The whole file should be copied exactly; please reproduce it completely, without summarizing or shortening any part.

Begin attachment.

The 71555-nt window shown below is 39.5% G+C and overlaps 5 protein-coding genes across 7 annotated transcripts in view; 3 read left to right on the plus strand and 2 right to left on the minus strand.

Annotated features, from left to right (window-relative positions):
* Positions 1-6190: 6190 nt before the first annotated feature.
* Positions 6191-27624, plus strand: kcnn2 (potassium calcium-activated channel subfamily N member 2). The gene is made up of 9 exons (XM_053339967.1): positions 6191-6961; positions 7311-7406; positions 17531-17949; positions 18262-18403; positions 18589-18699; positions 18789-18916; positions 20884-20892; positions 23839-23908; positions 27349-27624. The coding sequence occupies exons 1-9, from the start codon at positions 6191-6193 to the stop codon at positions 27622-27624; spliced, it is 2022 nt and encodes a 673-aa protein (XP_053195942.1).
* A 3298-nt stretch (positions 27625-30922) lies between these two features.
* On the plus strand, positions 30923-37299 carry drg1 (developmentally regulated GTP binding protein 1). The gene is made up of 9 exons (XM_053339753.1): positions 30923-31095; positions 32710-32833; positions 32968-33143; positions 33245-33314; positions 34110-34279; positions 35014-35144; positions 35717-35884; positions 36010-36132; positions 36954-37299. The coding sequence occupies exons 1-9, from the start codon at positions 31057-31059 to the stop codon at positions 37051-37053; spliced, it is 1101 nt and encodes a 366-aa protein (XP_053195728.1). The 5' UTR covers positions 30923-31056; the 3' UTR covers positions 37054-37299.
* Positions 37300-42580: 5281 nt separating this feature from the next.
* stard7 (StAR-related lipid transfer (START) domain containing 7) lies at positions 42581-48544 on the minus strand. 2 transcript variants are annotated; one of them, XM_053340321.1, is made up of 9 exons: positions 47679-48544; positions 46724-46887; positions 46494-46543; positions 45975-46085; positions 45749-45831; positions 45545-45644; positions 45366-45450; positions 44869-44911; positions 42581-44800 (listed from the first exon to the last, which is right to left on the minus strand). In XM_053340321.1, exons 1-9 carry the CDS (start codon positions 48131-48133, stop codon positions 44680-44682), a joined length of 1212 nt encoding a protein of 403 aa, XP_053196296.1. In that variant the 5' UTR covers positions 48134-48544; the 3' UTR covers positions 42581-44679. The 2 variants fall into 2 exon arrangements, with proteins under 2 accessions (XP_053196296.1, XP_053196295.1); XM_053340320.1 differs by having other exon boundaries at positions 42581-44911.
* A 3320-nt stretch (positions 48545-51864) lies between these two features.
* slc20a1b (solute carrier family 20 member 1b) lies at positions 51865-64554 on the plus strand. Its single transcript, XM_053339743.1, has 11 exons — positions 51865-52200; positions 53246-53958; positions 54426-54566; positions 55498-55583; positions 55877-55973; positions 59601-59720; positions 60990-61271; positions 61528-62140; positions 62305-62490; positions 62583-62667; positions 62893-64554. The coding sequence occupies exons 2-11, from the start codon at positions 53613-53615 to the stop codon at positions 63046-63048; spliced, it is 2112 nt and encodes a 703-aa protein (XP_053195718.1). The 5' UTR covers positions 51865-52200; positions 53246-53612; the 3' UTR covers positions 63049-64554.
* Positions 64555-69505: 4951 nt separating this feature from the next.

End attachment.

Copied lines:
The 71555-nt window shown below is 39.5% G+C and overlaps 5 protein-coding genes across 7 annotated transcripts in view; 3 read left to right on the plus strand and 2 right to left on the minus strand.

Annotated features, from left to right (window-relative positions):
* Positions 1-6190: 6190 nt before the first annotated feature.
* Positions 6191-27624, plus strand: kcnn2 (potassium calcium-activated channel subfamily N member 2). The gene is made up of 9 exons (XM_053339967.1): positions 6191-6961; positions 7311-7406; positions 17531-17949; positions 18262-18403; positions 18589-18699; positions 18789-18916; positions 20884-20892; positions 23839-23908; positions 27349-27624. The coding sequence occupies exons 1-9, from the start codon at positions 6191-6193 to the stop codon at positions 27622-27624; spliced, it is 2022 nt and encodes a 673-aa protein (XP_053195942.1).
* A 3298-nt stretch (positions 27625-30922) lies between these two features.
* On the plus strand, positions 30923-37299 carry drg1 (developmentally regulated GTP binding protein 1). The gene is made up of 9 exons (XM_053339753.1): positions 30923-31095; positions 32710-32833; positions 32968-33143; positions 33245-33314; positions 34110-34279; positions 35014-35144; positions 35717-35884; positions 36010-36132; positions 36954-37299. The coding sequence occupies exons 1-9, from the start codon at positions 31057-31059 to the stop codon at positions 37051-37053; spliced, it is 1101 nt and encodes a 366-aa protein (XP_053195728.1). The 5' UTR covers positions 30923-31056; the 3' UTR covers positions 37054-37299.
* Positions 37300-42580: 5281 nt separating this feature from the next.
* stard7 (StAR-related lipid transfer (START) domain containing 7) lies at positions 42581-48544 on the minus strand. 2 transcript variants are annotated; one of them, XM_053340321.1, is made up of 9 exons: positions 47679-48544; positions 46724-46887; positions 46494-46543; positions 45975-46085; positions 45749-45831; positions 45545-45644; positions 45366-45450; positions 44869-44911; positions 42581-44800 (listed from the first exon to the last, which is right to left on the minus strand). In XM_053340321.1, exons 1-9 carry the CDS (start codon positions 48131-48133, stop codon positions 44680-44682), a joined length of 1212 nt encoding a protein of 403 aa, XP_053196296.1. In that variant the 5' UTR covers positions 48134-48544; the 3' UTR covers positions 42581-44679. The 2 variants fall into 2 exon arrangements, with proteins under 2 accessions (XP_053196296.1, XP_053196295.1); XM_053340320.1 differs by having other exon boundaries at positions 42581-44911.
* A 3320-nt stretch (positions 48545-51864) lies between these two features.
* slc20a1b (solute carrier family 20 member 1b) lies at positions 51865-64554 on the plus strand. Its single transcript, XM_053339743.1, has 11 exons — positions 51865-52200; positions 53246-53958; positions 54426-54566; positions 55498-55583; positions 55877-55973; positions 59601-59720; positions 60990-61271; positions 61528-62140; positions 62305-62490; positions 62583-62667; positions 62893-64554. The coding sequence occupies exons 2-11, from the start codon at positions 53613-53615 to the stop codon at positions 63046-63048; spliced, it is 2112 nt and encodes a 703-aa protein (XP_053195718.1). The 5' UTR covers positions 51865-52200; positions 53246-53612; the 3' UTR covers positions 63049-64554.
* Positions 64555-69505: 4951 nt separating this feature from the next.